Boulanger was the first woman to conduct some of the foremost orchestras worldwide, including the Hallé, the BBC Symphony, and the Boston Symphony Orchestra. While maintaining her primary residence in Paris, Boulanger also taught composition at many of the world’s top music schools, including the Royal Academy of Music, the Juilliard School, the Menuhin School, and the Royal College of Music. 

Boulanger had already achieved recognition as a gifted composer before she began to devote herself to conducting and teaching in the 1920s. Her 3 Pieces for Cello & Piano were initially written in 1911 for organ, were transcribed for cello by Boulanger in 1914 and published by Heugel a year later. 

ALEXANDER SCRIABIN (1872-1915): POÈME, OP. 32, NO. 1 FOR CELLO AND PIANO (1903) (ARRANGED BY GREGOR PIATIGORSKY)

Living Dangerously

Despite Alexander Scriabin’s short life and limited artistic output, his works and theories still inspire passionate debate. Scriabin remains one of the most polarizing figures in music history. Scriabin’s later music and writing reflect a propensity for dangerous musical and sensory experiments, unprecedented theories connecting sound to color, and a fascination with mysticism and ritual. But the composer’s unique voice and signature harmonies are also evident in his early work.

Still a Romantic

Scriabin wrote his Poème No. 1, Op. 32 in 1903, during a productive period for the young composer. In Poème No. 1, we can hear the beginnings of Scriabin’s experiments with a bold new musical language within the romantic conventions of his training. The piece opens with ambiguous harmonies but stops short of the total uprooting of expected harmony that characterizes his later works. The result is an affecting short piece that fits well on many programs.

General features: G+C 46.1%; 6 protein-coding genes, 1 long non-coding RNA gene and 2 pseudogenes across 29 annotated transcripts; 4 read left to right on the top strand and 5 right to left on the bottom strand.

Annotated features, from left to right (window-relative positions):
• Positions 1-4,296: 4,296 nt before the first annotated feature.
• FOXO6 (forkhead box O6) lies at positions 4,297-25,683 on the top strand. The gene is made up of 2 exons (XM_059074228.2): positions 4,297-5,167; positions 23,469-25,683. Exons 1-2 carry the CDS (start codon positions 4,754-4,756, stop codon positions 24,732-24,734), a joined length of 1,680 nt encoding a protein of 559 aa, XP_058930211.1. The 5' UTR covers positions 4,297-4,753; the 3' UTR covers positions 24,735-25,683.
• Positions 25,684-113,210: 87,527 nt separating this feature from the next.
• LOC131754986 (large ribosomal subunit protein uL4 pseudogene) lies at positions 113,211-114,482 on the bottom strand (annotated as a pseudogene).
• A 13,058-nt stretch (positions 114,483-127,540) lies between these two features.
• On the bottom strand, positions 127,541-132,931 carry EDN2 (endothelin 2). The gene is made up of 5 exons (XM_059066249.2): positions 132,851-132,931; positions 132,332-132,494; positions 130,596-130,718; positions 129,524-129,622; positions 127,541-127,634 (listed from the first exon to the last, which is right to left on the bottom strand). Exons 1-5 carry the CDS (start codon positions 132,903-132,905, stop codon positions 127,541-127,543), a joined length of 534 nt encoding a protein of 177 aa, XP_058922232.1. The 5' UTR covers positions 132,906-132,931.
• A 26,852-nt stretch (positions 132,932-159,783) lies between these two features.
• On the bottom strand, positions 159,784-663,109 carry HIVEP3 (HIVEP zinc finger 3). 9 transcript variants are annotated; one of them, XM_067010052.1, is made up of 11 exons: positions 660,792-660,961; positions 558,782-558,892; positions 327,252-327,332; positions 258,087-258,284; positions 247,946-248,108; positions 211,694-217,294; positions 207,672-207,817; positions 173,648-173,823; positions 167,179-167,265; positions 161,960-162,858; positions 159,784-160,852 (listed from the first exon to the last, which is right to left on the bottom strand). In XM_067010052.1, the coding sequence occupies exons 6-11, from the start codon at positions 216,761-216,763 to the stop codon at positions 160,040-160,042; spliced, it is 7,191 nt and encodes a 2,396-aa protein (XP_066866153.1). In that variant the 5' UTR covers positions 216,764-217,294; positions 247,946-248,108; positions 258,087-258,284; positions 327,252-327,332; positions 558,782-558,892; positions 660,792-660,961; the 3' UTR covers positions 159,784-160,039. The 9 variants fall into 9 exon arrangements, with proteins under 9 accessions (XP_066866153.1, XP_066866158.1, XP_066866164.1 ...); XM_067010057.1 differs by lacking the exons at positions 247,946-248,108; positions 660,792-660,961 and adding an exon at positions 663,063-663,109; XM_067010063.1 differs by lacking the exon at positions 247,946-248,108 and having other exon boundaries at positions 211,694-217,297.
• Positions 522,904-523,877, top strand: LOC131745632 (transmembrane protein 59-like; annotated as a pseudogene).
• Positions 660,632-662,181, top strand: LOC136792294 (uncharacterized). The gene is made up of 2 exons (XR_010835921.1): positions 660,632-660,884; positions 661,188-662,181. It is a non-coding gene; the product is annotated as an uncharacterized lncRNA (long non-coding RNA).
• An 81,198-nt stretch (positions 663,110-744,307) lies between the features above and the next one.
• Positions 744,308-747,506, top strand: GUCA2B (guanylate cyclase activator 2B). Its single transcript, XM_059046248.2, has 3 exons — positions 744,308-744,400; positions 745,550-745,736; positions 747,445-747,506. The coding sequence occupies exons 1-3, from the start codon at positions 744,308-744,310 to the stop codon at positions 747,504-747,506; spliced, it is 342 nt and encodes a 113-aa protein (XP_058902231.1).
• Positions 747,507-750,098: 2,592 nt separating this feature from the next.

Scriabin is best known for his piano works. In fact, Poeme No. 1 was composed for solo piano before being adapted for cello and piano by the great Russian cellist, Gregor Piatigorsky.

CLAUDE DEBUSSY (1862-1918): SONATA FOR CELLO AND PIANO (1915) 

Debussy with Emma Bardac

A Return to Chamber Music

In his memoirs, the publisher Jacques Durand related that a performance of the Saint-Saëns Septet at the Concerts Durand in 1914 inspired Debussy to return to chamber music, after a decade-long gap following his highly successful quartet of 1893. Durand encouraged Debussy to proceed with the writing of an intended set of six sonatas for various instruments, in homage to the 18th-century French composers Couperin and Rameau.

Potpourri

Writing to conductor Bernard Molinari, Debussy explained that the set should include “different combinations, with the last sonata combining the previously used instruments.” The plan was thwarted by Debussy’s untimely death on March 25, 1918, but not before three of the six sonatas had been completed and published by Durand, with a dedication to Debussy’s second wife, Emma Bardac.

Debussy completed the Sonata for Cello and Piano in 1915.  It was first performed in London on March 4, 1916, and then again in Geneva a few days later. On March 24, 1917, the official premiere in Paris included Joseph Salmon playing cello and Debussy himself on the piano.

A Controversial Pierrot Reference

The cellist Louis Rossoor took up Debussy’s Sonata for Cello and Piano early on. Rossoor connected the work to the popular commedia dell’arte figure, Pierrot, in concert programs: “Pierrot wakes up with a start and shakes off his stupor. He rushes off to sing a serenade to his beloved (the moon) who remains unmoved.” Rossoor claimed that this reference came directly from Debussy, who complained to his publisher that Rossoor had abused his confidence in publishing the description. According to Debussy, the Pierrot reference was easily misunderstood and unnecessary to understand the piece, even if it did relate to it. 

The extent of the Pierrot connection in Debussy’s Sonata for Cello and Piano thus remains a mystery. Still, we can take Debussy for his word that the piece can be understood and enjoyed without further explanation. 

Still “Modern” Music

Debussy’s Sonata for Cello and Piano remains “modern” sounding to this day. Within the three movements of this 12-minute piece, Debussy’s unsurpassed ability to evoke novel perspectives through new harmonic innovations is on full display. The Sonata for Cello and Piano is fully representative of Debussy’s late style, and as such, provides a perfect bookend for the early Reverie with which this program begins.